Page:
Saturday, April 11, 2015

Cleveland Classical Guitar Society: Vladmir Gorbach

Llobet: Variaciones Sobre
Scarlatti: Sonatas K. 239, K.87 and K.27
Bach: Suite BVW 997
Aguado: Andane and Rondo No. 3
Piazzolla: Cuatro Estaciones Portenas
Gianastera: Sonata Op. 47
At Herr Chapel, Plymouth Church UCC, Shaker Heights

Rachel and I are back from Paris, and I'm just back from a trip to Orlando and I'm delighted to see that Spring is finally arriving in Cleveland. With the beginnings of spring, comes the last concert of Cleveland Classical Guitar Society's final concert of the 14-15 Intentional Series. Tonight's concert rook place in Herr Chapel, a more intimate venue than the main sanctuary that has hosted the previous concerts.

The first piece on the program, Variacones Sobre, was also one of my favorites with a light and soothing air where I just closed my eyes for the majority of the piece and let the notes settle on my ears, perfect as the daylight faded. Following were three sonatas  composed b Scarlatti; the first reminded me of a busy European street scene, while the later seemed more somber and lonely. The Bach Suite, the last before intermission, though musically interesting, unlike the earlier pieces was more abstract and difficult for me to relate to specific emotions.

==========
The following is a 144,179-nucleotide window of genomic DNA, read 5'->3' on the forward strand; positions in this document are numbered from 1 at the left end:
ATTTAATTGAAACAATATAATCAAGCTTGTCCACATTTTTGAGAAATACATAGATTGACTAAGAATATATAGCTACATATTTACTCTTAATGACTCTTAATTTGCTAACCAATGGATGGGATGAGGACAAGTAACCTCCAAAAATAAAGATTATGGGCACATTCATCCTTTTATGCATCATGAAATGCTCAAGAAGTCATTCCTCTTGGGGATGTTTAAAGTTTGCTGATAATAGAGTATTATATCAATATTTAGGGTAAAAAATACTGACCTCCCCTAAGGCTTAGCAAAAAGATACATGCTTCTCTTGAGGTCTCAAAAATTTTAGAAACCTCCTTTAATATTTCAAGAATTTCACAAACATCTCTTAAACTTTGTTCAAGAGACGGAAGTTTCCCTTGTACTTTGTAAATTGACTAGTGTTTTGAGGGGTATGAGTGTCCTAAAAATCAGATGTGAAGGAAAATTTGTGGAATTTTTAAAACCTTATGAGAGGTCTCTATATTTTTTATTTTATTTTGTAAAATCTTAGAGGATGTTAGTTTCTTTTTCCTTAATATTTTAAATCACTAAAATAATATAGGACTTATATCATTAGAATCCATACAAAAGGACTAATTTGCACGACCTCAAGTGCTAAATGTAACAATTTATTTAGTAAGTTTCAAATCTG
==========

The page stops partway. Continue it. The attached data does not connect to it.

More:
Following intermission, Aguado's Adante and Rondo No. 3 was inspired by the musical themes of the day in the early 19th century, but like the piece that preceded it, I had a hard time forming a specific relationship to it.

The next piece though, Cuator Estaciones Portenas with four movements and originally for a five piece band, was delightful and relatable, though somewhat muddy early in the piece, it took on a marching, almost militant feeling in the middle and a lively feeling with a good beat at the end of the piece.

The last piece on the published program, Ginastera's Sonata Op. 47, featured what seemed to be a quite a bit of unusual technique and skill, but didn't really captivate me.

The encore, on the other hand, "Carillon" (I didn't catch the Italian composer's name) had a heartbeat combined with amazing subtlety, and Rachel commented that the sound reminded her of a hammered dulcimer.


No comments:

Post a Comment